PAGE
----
Moving forward, if we take a quick peek at 11:19 and 15:5, both of which are set in heaven, we note multitude uses of naos (“sanctuary”) in 11:19 and 15:5, 8.  In addition, skene (“tent, tabernacle”) is found in 15:5.

This is territory I have overlooked in my previous study on “the heaven-dwellers.”  So, I am tip-toeing lightly here.  But, I do think these passages are related, so tip-toe on I will.

In 11:19, the mention of “God’s sanctuary in heaven” (HCSB) calls to mind “His sanctuary” in 7:15, where the innumerable multitude begin to serve the Lamb upon arriving in heaven.  So, when the “sanctuary” is opened in 11:19, the innumerable multitude of heaven-dwellers would be there—the Greek present tense of latreuo in 7:15 should be translated “continually serve.”

This point becomes even more obvious in 15:5.  Besides saying that the “sanctuary” in heaven was opened—saying essentially the same thing as 11:19—the term “tabernacle” (skene) is now added.  The only previous use of skene in Revelation is in 13:6.  Thus, my previous arguments about 13:6 also serve to make the case that, even if not specifically mentioned, the heaven-dwellers spoken of in 7:9, 15; 11:19; 12:12; and 13:6 are, based on very strong exegetical implication, present in 15:5

Now, we move on ahead to 19:1, 6.  Here we encounter the only two other uses of the Greek phrase ochlos polus (“great multitude”) besides in 7:9 in the entire Apocalypse.  Thus, there is a very high likelihood that the choir singing the original “Hallelujah Chorus” in heaven in 19:1, 6 is none other than the “great multitude” arriving in heaven in 7:9ff. (and spoken of variously in 11:19, 12:12, 13:6 and 15:5-8).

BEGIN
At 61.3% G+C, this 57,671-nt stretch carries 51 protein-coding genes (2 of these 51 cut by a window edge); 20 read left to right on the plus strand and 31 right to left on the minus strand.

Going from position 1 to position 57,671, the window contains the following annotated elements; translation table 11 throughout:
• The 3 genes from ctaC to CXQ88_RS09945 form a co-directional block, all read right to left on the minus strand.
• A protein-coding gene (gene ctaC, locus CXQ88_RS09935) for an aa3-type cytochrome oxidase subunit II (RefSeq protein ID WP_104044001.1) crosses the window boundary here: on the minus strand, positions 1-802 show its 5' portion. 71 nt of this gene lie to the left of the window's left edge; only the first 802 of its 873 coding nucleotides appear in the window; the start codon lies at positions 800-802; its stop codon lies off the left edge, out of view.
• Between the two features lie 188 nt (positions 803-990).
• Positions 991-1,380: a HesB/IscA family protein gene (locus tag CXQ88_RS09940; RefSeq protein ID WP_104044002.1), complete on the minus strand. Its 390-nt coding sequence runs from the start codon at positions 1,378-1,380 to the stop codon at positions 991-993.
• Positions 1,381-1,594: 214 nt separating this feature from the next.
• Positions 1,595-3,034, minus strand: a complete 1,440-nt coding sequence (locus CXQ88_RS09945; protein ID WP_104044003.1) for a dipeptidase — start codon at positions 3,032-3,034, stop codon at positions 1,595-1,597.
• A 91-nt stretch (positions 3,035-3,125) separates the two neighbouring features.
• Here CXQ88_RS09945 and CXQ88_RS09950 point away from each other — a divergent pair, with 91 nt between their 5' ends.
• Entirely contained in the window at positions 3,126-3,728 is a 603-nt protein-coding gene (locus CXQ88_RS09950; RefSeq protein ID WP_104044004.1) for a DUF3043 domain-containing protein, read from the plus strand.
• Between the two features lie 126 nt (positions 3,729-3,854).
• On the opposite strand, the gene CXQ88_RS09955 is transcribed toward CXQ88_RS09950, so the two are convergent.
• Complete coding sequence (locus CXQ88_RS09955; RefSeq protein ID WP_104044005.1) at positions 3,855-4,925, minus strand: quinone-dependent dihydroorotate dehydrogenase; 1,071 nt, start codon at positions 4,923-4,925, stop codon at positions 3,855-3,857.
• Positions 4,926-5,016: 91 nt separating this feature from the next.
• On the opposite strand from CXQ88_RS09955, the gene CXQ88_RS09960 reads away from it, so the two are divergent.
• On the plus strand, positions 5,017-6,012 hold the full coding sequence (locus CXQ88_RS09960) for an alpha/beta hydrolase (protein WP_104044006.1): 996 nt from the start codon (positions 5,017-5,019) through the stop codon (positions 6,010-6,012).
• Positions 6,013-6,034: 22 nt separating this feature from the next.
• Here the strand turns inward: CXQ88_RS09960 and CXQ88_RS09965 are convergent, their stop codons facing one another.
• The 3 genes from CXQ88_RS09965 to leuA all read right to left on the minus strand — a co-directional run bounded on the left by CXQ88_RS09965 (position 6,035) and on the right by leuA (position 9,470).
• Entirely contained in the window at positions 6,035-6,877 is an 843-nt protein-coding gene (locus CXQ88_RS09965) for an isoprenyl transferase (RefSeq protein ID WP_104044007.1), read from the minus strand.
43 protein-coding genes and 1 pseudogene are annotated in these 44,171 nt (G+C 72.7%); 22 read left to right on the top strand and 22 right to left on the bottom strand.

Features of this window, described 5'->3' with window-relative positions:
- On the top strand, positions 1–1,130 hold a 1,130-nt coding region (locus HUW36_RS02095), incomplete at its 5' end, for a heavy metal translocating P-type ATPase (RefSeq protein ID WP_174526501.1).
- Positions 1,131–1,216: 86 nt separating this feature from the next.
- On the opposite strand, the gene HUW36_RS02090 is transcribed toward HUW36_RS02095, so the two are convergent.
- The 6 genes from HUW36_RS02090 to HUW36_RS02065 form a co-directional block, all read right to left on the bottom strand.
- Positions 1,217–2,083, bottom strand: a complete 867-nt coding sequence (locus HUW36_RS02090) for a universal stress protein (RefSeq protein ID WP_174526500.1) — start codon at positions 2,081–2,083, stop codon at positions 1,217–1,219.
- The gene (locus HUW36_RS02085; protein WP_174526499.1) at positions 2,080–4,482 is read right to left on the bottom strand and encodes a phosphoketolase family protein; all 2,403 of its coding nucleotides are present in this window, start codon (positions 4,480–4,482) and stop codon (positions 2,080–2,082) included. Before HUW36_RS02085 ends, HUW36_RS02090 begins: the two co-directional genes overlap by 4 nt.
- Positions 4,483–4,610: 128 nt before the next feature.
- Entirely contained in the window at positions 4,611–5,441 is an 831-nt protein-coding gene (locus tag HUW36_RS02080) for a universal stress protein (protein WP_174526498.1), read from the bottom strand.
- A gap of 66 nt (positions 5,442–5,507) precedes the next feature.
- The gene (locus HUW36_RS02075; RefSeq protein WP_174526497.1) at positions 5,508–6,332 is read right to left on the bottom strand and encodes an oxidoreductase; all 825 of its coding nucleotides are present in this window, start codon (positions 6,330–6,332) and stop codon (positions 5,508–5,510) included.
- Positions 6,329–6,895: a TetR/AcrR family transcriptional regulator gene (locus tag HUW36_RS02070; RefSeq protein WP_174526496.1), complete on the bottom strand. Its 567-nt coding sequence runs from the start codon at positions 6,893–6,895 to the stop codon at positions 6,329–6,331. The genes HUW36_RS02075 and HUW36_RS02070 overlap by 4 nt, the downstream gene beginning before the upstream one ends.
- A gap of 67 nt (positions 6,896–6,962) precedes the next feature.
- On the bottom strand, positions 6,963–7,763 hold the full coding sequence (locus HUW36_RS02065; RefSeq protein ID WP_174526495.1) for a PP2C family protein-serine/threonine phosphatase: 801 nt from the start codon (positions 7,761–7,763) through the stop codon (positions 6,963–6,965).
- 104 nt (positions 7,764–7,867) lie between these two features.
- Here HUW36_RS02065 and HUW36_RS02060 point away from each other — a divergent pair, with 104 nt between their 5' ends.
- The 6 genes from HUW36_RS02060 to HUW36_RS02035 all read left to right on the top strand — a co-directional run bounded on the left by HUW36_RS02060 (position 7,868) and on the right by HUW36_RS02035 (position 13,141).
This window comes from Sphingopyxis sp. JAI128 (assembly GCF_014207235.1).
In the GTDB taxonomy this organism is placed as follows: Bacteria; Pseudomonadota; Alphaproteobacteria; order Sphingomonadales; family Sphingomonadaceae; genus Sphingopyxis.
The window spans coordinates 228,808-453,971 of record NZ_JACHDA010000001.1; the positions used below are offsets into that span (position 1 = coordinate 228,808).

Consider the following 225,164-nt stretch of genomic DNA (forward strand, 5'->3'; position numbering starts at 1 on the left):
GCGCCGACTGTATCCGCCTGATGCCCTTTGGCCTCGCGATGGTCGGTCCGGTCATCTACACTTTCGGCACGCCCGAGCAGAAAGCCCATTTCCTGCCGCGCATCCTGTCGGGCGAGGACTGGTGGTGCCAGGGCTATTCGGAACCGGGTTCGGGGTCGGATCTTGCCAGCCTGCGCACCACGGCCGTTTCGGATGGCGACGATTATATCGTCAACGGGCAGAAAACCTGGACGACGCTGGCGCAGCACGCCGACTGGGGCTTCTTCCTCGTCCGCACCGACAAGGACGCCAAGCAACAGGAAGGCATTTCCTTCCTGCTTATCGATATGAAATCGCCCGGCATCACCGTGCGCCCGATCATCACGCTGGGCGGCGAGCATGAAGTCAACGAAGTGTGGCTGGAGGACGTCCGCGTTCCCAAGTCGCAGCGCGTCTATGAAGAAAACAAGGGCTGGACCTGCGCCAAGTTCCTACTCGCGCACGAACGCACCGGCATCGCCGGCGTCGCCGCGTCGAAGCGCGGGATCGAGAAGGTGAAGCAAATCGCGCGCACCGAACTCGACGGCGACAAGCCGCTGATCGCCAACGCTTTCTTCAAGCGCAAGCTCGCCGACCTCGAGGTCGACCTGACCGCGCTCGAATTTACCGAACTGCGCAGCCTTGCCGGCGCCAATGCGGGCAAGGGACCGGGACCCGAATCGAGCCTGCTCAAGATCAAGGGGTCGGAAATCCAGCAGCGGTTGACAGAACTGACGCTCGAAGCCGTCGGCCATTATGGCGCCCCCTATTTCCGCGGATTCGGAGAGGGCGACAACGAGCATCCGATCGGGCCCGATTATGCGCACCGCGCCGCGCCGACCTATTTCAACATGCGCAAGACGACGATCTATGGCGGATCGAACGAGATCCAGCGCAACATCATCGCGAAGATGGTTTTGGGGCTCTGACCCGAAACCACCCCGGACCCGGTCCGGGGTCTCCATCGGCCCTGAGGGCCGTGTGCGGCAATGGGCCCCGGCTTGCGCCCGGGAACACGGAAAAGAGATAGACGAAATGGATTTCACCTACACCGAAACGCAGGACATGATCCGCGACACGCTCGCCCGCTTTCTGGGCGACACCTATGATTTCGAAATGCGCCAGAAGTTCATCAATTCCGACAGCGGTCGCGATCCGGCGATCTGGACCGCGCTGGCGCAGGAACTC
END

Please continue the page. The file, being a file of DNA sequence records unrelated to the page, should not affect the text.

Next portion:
In that same context, in my understanding, the bride of the Lamb (19:7-9) and the heavenly armies following “the King of Kings and Lord of Lords” (19:11-16) are just different images for the great multitude mentioned in 19:1, 6.  The observation that the great multitude and the armies both wear white (Gk. leukos; 7:9 and 19:14) and that the bride and the armies both wear linen (Gk. bussinon) is not coincidental.  They are all one and the same.

If that is the case, my mind goes quickly to 17:14, where we find that those who are following the “Lord of Lords and King of Kings” are referred to as the “called and elect and faithful.”  Not only does this seem to be yet another mention of the heaven-dwellers, though.  It also sounds very much like intentional contrastive wording to the way the earth-dwellers are described just a few verses earlier: “those… whose names were not written in the book of life from the foundation of the world” (17:8, HCSB).

This is a good stopping place, so I am going to cease and desist at this point.  In my next post, I will put together my overall conclusions in regard to “the earth-dwellers” and “the heaven-dwellers.”  In addition, if that does not extend too long, I will tie those conclusions back to the how Daniel 7, Matthew 28 and the earlier passages in Revelation I’ve been discussing all flow together into 7:9ff.  As will be seen, the overall effect is huge!